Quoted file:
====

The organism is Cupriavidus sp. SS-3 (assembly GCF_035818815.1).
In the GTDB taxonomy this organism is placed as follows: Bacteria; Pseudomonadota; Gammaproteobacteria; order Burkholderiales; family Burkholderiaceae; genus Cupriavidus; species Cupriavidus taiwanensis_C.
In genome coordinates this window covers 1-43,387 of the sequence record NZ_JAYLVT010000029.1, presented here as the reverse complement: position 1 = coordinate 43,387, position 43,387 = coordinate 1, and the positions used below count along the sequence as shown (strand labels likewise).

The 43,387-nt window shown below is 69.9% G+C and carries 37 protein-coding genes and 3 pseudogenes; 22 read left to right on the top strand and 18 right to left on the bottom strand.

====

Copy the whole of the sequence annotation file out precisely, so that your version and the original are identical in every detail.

The organism is Cupriavidus sp. SS-3 (assembly GCF_035818815.1).
In the GTDB taxonomy this organism is placed as follows: Bacteria; Pseudomonadota; Gammaproteobacteria; order Burkholderiales; family Burkholderiaceae; genus Cupriavidus; species Cupriavidus taiwanensis_C.
In genome coordinates this window covers 1-43,387 of the sequence record NZ_JAYLVT010000029.1, presented here as the reverse complement: position 1 = coordinate 43,387, position 43,387 = coordinate 1, and the positions used below count along the sequence as shown (strand labels likewise).

The 43,387-nt window shown below is 69.9% G+C and carries 37 protein-coding genes and 3 pseudogenes; 22 read left to right on the top strand and 18 right to left on the bottom strand.